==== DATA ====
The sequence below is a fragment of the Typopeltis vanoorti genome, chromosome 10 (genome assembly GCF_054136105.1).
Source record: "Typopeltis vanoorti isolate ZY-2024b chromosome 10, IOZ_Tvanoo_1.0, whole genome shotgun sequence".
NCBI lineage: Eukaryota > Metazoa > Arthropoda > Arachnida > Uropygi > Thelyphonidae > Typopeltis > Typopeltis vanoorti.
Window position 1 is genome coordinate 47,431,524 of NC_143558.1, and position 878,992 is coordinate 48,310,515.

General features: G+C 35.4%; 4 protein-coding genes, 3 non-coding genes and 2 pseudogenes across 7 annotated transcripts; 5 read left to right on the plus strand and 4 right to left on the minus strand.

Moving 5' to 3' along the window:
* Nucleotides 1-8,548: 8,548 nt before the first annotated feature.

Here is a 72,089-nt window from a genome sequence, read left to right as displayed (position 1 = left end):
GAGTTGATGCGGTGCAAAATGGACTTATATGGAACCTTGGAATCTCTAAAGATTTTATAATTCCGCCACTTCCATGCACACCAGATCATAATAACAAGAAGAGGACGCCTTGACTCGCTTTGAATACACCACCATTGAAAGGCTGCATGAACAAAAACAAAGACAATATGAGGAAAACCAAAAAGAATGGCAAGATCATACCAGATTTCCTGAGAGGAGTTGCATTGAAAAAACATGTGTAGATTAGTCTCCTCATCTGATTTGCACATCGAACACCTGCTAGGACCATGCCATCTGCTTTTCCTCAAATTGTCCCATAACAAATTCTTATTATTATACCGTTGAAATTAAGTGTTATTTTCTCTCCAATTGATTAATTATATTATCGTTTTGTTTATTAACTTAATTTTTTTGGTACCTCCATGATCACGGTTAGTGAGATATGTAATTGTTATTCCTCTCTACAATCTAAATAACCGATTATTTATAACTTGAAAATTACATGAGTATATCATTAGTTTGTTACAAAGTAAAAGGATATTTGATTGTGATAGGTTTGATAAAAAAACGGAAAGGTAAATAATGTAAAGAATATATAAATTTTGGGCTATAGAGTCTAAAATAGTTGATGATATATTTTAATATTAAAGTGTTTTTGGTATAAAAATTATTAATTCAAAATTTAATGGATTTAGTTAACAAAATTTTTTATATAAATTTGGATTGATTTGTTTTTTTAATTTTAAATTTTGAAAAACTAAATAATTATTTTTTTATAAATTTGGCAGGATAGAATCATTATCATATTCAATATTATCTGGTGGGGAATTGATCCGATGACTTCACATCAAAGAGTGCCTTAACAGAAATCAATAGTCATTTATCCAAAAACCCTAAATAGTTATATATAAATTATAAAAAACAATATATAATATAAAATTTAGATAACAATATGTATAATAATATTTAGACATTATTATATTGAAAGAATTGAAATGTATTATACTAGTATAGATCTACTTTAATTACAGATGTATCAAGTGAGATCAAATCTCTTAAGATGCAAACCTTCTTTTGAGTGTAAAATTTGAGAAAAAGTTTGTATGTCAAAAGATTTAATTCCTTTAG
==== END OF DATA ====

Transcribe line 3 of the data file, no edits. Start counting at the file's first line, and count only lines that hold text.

NCBI lineage: Eukaryota > Metazoa > Arthropoda > Arachnida > Uropygi > Thelyphonidae > Typopeltis > Typopeltis vanoorti.